Q: Is there any other cause of mesothelioma besides asbestos?

A: High doses of radiation are also known to cause mesothelioma. There may be other causes that have not yet been identified.

Q: To follow up on Sugarbaker comment where chemotherapy gives you one year of life and surgery three years of life.

A: Those comments reflect Dr. Sugarbaker’s feelings, emotions, and hopeful anticipation. You are correct that there is no such study which supports those assertions.

Q: Can MRI be as effective as CT scan for peritoneal mesothelioma follow-up?

A: It often can be more effective, especially in heavier patients with a higher body fat content. Different oncologists prefer different test modalities. CT scan itself is safe in this context and I would let your oncologist decide.

Q: Is there any thoughts among medical professionals that stress or other factors trigger mesothelioma?

A: While we generally think that mesothelioma, like other cancers, is caused by abnormalities in the genetic apparatus, stress and other factors in the patient already diagnosed certainly make matters worse.

Q: If younger patients of being diagnosed are there any thoughts That meso be caused by something other than asbestos.

A: This is not clear yet, but it certainly is a possibility. No cause other than asbestos or ionizing radiation has been identified yet, however.

Q: What is the shortest time from exposure to disease? And how many 911 first responders have been diagnosed with mesothelioma so far?

A: Older statistics suggested that less than 1% of mesothelioma’s had a latency time shorter than 15 years. More recently the estimate of latency time has shortened and may possibly be even less than five years.

I believe that there have been two cases of mesothelioma diagnosed in the 9/11 responders, but whether they were due to 9/11 exposure will never be clarified.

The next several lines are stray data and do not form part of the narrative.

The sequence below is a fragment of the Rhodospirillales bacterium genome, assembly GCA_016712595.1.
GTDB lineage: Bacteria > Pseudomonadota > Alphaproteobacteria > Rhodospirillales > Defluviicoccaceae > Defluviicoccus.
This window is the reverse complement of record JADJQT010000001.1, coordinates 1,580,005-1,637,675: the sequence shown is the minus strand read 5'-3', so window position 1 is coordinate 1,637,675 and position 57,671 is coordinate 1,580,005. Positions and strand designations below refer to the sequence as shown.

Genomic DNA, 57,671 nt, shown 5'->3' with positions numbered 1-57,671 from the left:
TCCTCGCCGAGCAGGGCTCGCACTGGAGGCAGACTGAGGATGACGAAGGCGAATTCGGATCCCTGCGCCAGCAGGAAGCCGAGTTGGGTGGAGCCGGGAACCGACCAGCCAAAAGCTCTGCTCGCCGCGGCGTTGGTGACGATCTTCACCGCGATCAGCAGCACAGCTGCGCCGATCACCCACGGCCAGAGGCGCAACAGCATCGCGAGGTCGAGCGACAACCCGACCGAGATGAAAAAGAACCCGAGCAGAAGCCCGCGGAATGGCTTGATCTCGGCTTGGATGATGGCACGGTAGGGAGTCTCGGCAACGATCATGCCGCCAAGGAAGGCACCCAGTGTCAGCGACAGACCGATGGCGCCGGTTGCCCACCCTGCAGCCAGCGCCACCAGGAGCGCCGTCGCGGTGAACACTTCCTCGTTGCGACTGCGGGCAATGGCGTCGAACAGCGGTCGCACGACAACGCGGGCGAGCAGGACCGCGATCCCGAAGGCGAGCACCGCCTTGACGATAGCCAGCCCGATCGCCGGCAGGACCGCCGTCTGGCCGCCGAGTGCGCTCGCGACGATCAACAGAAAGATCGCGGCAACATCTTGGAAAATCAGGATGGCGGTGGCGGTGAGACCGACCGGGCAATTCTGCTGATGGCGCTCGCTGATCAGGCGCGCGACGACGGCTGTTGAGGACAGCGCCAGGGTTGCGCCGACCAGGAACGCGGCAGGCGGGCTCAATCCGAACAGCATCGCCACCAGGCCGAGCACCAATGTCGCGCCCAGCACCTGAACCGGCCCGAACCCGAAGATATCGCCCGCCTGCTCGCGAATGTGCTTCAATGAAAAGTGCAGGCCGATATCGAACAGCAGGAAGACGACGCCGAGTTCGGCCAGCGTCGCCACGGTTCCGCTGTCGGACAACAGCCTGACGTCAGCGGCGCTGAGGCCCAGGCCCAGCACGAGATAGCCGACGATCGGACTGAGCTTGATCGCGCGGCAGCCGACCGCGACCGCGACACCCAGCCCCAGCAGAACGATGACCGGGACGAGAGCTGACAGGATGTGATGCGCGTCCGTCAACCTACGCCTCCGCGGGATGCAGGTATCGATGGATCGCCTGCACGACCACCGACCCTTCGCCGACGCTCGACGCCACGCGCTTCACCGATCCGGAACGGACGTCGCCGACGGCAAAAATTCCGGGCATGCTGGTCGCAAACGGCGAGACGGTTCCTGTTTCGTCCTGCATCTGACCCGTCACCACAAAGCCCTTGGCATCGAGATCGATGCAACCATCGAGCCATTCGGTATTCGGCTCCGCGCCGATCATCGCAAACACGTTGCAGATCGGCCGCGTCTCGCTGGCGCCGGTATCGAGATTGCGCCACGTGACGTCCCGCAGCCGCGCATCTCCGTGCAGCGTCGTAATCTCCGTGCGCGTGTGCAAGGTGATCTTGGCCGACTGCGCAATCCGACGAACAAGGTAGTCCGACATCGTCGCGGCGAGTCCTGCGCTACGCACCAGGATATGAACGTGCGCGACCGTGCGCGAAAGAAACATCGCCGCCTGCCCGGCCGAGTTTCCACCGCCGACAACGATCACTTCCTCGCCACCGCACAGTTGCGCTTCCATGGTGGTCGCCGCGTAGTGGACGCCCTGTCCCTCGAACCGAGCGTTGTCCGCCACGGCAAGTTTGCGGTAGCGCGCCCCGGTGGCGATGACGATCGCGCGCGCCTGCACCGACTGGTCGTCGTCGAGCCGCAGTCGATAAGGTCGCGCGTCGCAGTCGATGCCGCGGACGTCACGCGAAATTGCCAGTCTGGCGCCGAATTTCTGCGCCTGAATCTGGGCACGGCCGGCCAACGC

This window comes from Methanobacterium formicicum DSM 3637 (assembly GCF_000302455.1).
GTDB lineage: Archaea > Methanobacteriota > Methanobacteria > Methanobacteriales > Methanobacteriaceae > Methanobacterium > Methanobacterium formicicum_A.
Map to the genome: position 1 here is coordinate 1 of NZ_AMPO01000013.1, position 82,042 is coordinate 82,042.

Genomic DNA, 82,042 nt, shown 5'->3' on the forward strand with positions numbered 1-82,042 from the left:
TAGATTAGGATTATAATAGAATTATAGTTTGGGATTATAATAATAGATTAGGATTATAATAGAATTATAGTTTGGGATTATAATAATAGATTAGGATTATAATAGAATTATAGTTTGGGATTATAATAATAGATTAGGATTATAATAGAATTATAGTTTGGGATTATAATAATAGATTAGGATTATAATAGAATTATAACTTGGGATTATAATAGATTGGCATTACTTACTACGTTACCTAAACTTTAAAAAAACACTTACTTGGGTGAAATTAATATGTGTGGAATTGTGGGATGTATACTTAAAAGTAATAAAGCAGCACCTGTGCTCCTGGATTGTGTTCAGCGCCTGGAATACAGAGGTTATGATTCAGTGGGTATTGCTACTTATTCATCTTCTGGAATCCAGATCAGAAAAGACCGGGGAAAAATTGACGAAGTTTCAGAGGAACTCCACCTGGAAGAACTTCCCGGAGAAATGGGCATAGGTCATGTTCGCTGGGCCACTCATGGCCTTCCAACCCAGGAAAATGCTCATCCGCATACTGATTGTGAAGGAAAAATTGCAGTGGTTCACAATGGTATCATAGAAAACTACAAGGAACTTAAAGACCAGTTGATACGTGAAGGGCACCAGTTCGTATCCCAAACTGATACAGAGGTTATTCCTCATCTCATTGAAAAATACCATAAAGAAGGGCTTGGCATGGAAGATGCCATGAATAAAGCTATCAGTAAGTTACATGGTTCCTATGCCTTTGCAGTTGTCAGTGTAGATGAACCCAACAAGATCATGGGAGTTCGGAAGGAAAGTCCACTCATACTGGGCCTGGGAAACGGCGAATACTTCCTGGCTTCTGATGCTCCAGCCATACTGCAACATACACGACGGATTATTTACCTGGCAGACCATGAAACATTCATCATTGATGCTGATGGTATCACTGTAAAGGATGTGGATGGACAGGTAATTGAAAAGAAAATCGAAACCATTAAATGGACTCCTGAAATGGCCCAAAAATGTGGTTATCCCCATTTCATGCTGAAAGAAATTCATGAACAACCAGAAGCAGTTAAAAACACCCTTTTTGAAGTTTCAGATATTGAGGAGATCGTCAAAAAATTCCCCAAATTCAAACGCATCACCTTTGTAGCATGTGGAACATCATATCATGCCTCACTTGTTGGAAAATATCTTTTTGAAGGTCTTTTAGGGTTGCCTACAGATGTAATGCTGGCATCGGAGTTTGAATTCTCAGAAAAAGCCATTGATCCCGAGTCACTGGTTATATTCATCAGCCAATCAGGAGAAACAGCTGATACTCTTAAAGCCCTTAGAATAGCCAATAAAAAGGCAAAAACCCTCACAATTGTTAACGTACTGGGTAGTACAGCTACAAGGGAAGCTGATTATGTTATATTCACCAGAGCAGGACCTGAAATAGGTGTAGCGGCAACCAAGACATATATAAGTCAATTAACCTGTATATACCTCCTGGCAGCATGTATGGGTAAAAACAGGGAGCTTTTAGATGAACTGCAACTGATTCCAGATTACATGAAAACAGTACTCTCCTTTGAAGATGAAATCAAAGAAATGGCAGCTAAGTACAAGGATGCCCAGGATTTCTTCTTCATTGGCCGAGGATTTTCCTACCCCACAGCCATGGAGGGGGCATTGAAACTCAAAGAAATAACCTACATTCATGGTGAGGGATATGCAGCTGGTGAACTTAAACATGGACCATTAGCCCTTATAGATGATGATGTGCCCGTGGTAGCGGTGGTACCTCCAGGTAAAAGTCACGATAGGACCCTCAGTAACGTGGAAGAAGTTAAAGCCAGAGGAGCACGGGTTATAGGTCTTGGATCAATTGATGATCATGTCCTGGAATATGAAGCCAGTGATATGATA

Q: What is the cause of mesotheliomas in young children? Is it a predisposition?

A: The cause in young children may be asbestos, and also may depend upon a genetic predisposition. None of this is really known at this point. There are not enough cases to form an opinion.

Q: Don’t you ever feel bad putting patients on placebo even in the trial?

A: Please understand that when doing a clinical trial the physician is not certain whether the drug will help you or hurt you. Otherwise he/she would not be doing the trial. If the drug is strong and there was a chance that the side effects would be dangerous, detrimental, shorten your life,  then he should have a control group that will get a placebo. If the physician is confident that the drug is likely to help you and there is little chance of it hurting you, then he should not administer a placebo; more to the point, he should not be doing the trial.

Q:  What is the most promising new treatment benefitting meso patients now?

A:  In my opinion, the most promising new treatment benefitting meso patients right now is the advent of lung-sparing surgery for patients with pleural mesothelioma.  There is evidence from multiple centers in the U.S. and around the world that for patients with epithelial pleural mesothelioma that multimodality therapy involving lung-sparing radical pleurectomy in combination with post-operative chemotherapy +/- radiation therapy can engender survival benefits which appear equivalent to those historically provided by extrapleural pneumonectomy (EPP).

Q:  What should you do if you think you have been exposed to asbestos?